Unfortunately this uneven album has to end with a mess. Micky and Schlesinger wrote 'I Was There' together, based around a saying of Micky's about the 1960s ('I'm told I had a good time!' is his stockline in interviews since 1976, quoting the Jefferson Airplane's Paul Kantner's line about 'If you remember the 1960s then you weren't there'). Unfortunately one line (and a derivative one at that) doesn't make for a song and this track soon descends from wannabe 'Sgt Peppers Reprise' into a song full of nonsense 'dit dit doo-dah's before repeating the song's only line again. At least the creepy echo on Micky's voice is new, giving him a Liam Gallagher-style sneer that's more effective than it has a right to be (had he been trying to work out how he might sound on a typically Oasis style Noel Gallagher track before 'Hipster' arrived and he realised it didn't sound like that at all?) As a song though this is another track that's more Rutles than Beatles though ('Sgt Happy's Up and Coming Ragtime Band' especially) and curiously empty considering this is from the writer who once wrote with the depth of 'Randy Scouse Git' and 'Mommy and Daddy'. Let's hope, too, that The Monkees' catalofue doesn't end forever with the forced humour of Micky dropping his drumstick and cracking a joke about it (not coincidentally, The Rutles did that joke too...)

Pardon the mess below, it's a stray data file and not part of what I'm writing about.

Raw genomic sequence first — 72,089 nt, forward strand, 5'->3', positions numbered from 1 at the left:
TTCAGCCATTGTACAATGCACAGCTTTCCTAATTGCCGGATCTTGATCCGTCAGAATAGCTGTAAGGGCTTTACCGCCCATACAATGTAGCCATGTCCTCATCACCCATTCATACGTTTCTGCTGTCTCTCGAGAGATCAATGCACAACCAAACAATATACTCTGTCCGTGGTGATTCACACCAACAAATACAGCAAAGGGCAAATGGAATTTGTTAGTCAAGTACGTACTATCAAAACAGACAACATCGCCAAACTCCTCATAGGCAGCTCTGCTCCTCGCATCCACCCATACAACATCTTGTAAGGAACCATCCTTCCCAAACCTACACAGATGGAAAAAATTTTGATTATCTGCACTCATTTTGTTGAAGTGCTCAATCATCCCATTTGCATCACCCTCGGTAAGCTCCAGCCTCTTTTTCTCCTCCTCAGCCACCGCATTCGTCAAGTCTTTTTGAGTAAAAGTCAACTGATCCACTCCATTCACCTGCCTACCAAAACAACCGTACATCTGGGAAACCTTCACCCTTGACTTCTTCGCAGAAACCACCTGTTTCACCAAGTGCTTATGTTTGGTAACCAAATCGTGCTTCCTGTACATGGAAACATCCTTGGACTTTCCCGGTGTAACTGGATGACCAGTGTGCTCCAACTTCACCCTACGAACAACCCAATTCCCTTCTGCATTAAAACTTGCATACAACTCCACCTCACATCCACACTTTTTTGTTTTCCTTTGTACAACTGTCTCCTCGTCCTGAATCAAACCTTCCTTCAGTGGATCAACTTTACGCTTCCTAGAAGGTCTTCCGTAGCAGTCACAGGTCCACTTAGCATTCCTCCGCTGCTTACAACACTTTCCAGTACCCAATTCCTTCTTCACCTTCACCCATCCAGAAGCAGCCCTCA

Oh well, this is what tends to happens at a lot of birthday parties: things take a while to warm up and for everyone to lose their frostiness, end badly with everyone drunk and talking gibberish while the old faded family memories don't always seem as good revisited with real recordings from the times. In between that, though, there were old friends to catch up with, old stories to enjoy being re-told and even a few new exploits to enjoy that nobody would have guessed the men in the room would have been capable of half a century ago. We didn't always have a good time, sometimes at this party we had a lousy time - but sometimes we had a ball. Better to have had this party to have turned up to than not, even if I can't quite understand why the world that's been stubbornly refusing to accept my love of Monkees for the past twenty years has suddenly decided they loved them all along after yet another reunion album that's lukewarm at best. Like 'Pool It!' and 'JustUs' this record just needed a bit more work and it really could have been the album everyone says it is: ditch the lesser new songs, choose a couple of stronger tracks from the vaults from the same writers, get The Monkees to actually turn up and work together for more than a couple of songs and force Micky, Mike and Peter to start writing again and the world could have been the limit, even for a band as once-hated and under-rated as The Monkees. Maybe, judging by all the glowing reviews and mega-sales, it still is - though I can't help feeling that has more to do with how genuinely great The Monkees were in their day than what they represent now. Next time (assuming there is one - and hopefully it won't be another twenty years wait) hopefully the real band will turn up to the show, not just the artificial monster who does a good job at sounding like them.